#6: Accessorizing with Handcuffs
At the club, where fresh-faced high school student Jimmy is inexplicably serving as the drummer in Jim Carroll’s band, a shirtless and sweaty Jimmy wears black-and-red leather bondage pants and a makeshift belt made from dueling pairs of handcuffs slung low across his groin, paired with sunglasses worn as a necklace. It’s a whole lot of look, but Jimmy pulls it off with moderate aplomb. Later in the film, a darling pair of miniature handcuffs is also sported dangling from the earlobe of Nick’s henchman Mickey (Panchito Gómez), who is also wearing a crapload of necklaces and bracelets. You know how Coco Chanel once famously said, “Before you leave the house, look in the mirror and take one thing off”? Every character in this film has blithely ignored Coco’s advice.
#7: Freakishly Wide, Low Belts
Feather, Ronnie, and Frankie hit the club at the warehouse, looking like The Go-Go’s after a bender. Actually, “Feather, Ronnie, and Frankie” sounds like the names of the members of an entirely plausible doo-wop girl group in the sixties; if you told me the Shirelles or the Shangri-Las consisted of three women named Feather, Ronnie, and Frankie, I’d probably nod in agreement and pretend I knew exactly what you were going on about. Anyway, Frankie has chosen to accessorize her minidress with a low, wide belt, while Feather has chosen the same path with her leopard-print leggings and powder blue sleeveless cropped turtleneck, which she has paired with matching gloves. They both look fabulous; to this day, it’s rare that I don a dress without thinking how it could be vastly improved with the addition of a really wide belt, worn low over my hips.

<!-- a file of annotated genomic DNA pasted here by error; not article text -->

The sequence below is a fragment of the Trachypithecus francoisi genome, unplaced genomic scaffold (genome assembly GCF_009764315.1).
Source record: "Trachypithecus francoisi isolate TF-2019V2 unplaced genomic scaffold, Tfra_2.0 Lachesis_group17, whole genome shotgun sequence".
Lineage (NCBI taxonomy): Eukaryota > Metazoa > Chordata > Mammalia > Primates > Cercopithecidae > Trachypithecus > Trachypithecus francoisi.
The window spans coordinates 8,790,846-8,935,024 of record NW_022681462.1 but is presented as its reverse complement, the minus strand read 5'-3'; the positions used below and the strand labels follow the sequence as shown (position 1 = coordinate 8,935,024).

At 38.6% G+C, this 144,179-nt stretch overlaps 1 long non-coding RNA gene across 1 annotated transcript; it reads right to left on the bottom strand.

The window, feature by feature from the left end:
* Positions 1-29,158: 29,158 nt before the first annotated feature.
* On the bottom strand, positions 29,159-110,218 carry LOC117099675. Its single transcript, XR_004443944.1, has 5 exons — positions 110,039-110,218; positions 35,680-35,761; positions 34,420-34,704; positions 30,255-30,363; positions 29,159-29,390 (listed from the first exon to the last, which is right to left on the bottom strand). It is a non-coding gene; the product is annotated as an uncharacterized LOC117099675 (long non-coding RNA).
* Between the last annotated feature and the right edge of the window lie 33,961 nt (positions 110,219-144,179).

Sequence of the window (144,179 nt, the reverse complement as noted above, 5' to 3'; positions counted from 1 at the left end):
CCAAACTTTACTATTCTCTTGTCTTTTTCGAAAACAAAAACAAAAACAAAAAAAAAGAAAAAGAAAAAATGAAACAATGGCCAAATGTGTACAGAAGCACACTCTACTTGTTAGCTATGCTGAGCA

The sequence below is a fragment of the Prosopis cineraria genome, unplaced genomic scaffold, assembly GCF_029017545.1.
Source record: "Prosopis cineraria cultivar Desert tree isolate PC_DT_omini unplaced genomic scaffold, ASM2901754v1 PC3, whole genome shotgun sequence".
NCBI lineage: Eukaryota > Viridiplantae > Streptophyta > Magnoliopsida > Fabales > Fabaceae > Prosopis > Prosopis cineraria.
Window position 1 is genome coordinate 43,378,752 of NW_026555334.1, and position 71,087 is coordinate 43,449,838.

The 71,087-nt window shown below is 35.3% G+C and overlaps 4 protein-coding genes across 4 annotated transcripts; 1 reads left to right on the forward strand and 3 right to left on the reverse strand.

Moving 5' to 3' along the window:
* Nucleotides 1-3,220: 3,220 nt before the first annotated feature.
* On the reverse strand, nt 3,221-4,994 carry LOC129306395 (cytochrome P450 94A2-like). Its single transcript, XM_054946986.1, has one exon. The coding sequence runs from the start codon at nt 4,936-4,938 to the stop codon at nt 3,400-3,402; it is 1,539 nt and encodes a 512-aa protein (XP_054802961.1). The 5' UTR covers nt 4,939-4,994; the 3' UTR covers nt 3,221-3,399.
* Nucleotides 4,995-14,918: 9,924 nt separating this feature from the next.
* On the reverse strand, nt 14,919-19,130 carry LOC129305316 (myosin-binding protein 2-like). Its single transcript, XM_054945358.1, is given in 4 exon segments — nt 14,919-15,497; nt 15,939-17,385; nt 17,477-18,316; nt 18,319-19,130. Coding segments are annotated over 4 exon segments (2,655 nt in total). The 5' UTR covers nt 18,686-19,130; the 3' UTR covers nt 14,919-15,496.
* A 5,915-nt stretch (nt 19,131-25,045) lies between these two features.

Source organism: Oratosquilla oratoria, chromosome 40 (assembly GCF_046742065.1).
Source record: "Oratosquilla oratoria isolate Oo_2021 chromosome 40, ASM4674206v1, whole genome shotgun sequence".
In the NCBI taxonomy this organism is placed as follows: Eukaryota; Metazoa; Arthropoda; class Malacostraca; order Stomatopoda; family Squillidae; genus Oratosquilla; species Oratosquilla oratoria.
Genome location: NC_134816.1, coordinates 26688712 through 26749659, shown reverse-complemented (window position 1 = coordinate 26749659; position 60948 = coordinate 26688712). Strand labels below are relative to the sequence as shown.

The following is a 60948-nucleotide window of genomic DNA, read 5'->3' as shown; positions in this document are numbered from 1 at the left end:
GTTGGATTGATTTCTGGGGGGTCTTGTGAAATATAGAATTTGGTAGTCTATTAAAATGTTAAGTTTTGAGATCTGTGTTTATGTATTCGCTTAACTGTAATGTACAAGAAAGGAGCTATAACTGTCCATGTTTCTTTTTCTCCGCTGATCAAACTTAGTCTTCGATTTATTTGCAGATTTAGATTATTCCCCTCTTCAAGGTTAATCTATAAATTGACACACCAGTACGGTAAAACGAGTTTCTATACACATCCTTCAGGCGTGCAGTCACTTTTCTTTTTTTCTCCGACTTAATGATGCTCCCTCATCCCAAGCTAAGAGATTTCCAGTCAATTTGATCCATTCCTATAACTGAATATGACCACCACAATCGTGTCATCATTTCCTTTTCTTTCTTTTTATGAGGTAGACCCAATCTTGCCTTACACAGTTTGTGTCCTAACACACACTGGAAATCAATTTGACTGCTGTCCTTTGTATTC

In the above image, you can see Ronnie’s full outfit from behind (she’s standing next to a dude wearing suspenders over a tank top, naturally enough), in which she’s wearing multiple petticoats beneath her skirt. She’ll sport several variations on this retro look throughout the film; it’s not mentioned much these days, but the fifties had a surprisingly strong influence on eighties fashions—saddle shoes, penny loafers, cuffed jeans, leather jackets, letter sweaters, crewnecks, cardigans, petticoats. Anyway, Ronnie, old-fashioned girl that she is, digs petticoats.